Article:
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  • LC3
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Questions about DAC and headphones for hardware upgrade
Hi, I'm new here.  I came here at the recommendation of somebody who said this is a good place for audio info that's free of snake oil.

I'll tell you about my current system and what my goals are, then I'll ask my questions.

I'm using my computer as my audio system.  I haven't gotten into music servers or any of that.  It's basically CDs and CD rips being played through my Sony MDR-V6 headphones.  I'm going to get stereo speakers soon.  When I got into it, I focused on improving the source - I got the highest-quality masterings of the albums I want in my collection.  I've gotten pretty far with that and am ready to get better headphones.  My MDR-V6 sound great, but I'd like to try open headphones.  The Beyerdynamic DT880 seems like a good choice for my price range (around $200).  I'd like a headphone amp to get them sounding their best, which is where my questions start.

1. Output impedance - I've been reading that a headphone amp's output impedance should be no more than 1/8 of the headphone's impedance.  There seems to be some debate about this, or at least suggestions that it's more a rule of thumb depending on other properties of the amp-headphone combination.  I've also read that a higher output impedance offers protection from electrical mishaps that could damage the headphones.  I'd like to know more about this output impedance topic before I get into the habit of considering high output impedance a disqualifier or low output impedance a feature.

2. DACs - Are they all the same at this point, or are some better than others?  In other words, are Burr Browns and Wolfsons better than the DAC in my ALC662 onboard audio?  If so, what makes them better?  One possible answer that caught my attention is jitter, but I don't know the category of DACs, if any, in which jitter is likely to be an issue.

3. EMI - My PC has a very minimal and efficient APU with the stock cooler; the case has one large, slow-turning fan; and I have one SSD and one HDD.  No video card.  I built it with the goal of minimal power and overall efficiency.  Is EMI likely to be an issue in a setup like this?

These questions arose while I was researching the ASUS Xonar STX II as a possible upgrade.  From what I've read so far, the DAC seems to be outstanding (again, if there's any difference at this point).  It also has the EMI shield (if that's an issue).  My biggest questions are about the headphone amp.  Its output impedance is 10Ω.  Is that a problem for my MDR-V6 at 63Ω?  The second question is about how the card handles gain.  I've read that it isn't "proper" gain, but some alternate adjustment.  Is that alternate adjustment inferior, or an equally valid way of solving the problem?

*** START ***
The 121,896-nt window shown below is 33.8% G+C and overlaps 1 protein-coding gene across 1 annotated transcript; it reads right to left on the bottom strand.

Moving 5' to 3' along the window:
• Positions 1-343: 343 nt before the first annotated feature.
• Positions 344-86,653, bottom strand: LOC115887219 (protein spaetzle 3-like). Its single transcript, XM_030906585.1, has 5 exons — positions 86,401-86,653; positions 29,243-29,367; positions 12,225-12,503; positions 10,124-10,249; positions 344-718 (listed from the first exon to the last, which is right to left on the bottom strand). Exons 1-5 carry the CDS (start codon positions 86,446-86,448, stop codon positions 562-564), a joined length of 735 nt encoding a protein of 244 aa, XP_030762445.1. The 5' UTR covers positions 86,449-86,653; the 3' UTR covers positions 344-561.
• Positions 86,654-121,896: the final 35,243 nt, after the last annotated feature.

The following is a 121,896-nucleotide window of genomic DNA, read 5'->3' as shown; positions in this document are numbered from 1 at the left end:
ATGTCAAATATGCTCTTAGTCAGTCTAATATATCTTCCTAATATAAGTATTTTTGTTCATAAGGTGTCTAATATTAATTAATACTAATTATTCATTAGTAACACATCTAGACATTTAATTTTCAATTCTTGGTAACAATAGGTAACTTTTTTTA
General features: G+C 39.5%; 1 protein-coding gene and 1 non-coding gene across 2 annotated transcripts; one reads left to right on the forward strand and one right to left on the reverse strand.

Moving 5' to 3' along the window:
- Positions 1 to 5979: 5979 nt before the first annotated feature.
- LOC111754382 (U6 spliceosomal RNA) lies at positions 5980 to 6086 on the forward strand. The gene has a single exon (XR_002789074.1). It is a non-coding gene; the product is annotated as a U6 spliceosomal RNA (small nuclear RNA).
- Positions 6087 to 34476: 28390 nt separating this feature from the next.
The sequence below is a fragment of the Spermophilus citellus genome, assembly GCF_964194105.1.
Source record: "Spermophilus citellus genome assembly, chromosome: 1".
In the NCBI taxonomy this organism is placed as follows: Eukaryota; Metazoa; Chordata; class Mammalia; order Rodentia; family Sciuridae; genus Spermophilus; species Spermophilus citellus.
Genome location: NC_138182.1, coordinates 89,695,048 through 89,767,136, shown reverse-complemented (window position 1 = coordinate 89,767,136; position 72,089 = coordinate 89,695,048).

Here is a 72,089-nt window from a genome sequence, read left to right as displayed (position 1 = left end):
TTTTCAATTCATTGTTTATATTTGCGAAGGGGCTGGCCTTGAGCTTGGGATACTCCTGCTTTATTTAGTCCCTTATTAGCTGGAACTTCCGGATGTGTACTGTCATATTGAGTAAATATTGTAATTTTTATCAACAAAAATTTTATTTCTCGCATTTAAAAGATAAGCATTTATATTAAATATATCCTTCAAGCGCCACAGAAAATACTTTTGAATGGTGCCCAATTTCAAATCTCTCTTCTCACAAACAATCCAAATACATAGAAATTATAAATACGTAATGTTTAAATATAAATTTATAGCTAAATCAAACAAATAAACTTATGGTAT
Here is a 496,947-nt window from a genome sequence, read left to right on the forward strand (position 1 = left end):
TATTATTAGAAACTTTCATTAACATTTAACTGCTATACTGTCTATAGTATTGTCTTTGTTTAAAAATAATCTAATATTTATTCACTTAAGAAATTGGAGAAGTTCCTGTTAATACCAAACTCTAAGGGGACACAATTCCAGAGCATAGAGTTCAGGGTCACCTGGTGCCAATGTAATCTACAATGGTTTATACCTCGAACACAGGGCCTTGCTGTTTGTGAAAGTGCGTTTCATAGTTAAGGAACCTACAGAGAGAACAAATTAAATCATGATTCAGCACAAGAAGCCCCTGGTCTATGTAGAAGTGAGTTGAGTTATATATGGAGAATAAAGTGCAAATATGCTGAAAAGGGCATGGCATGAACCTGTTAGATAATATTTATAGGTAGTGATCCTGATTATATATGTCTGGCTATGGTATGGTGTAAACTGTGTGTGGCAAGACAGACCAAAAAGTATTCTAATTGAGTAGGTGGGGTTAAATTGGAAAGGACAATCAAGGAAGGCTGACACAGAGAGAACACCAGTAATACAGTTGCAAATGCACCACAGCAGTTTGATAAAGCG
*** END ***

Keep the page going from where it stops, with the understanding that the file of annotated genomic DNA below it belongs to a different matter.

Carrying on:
If the STX II isn't the right way to go, I've been thinking of a few other options.  But I'll leave it at the STX II for now, just for the sake of addressing my questions in terms of this first option.

Thanks!  
  • Last Edit: 15 June, 2017, 01:41:42 PM by LC3

  • saratoga
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Re: Questions about DAC and headphones for hardware upgrade
Reply #1
1. Output impedance - I've been reading that a headphone amp's output impedance should be no more than 1/8 of the headphone's impedance.  There seems to be some debate about this, or at least suggestions that it's more a rule of thumb depending on other properties of the amp-headphone combination.  I've also read that a higher output impedance offers protection from electrical mishaps that could damage the headphones.  I'd like to know more about this output impedance topic before I get into the habit of considering high output impedance a disqualifier or low output impedance a feature.

https://en.wikipedia.org/wiki/Headphones#Electrical_characteristics

Lower is better, but super low doesn't make much difference. Higher impedance shouldn't offer any more protection unless the amp is really bad since these devices will all have current limiters anyway.

2. DACs - Are they all the same at this point, or are some better than others?  In other words, are Burr Browns and Wolfsons better than the DAC in my ALC662 onboard audio?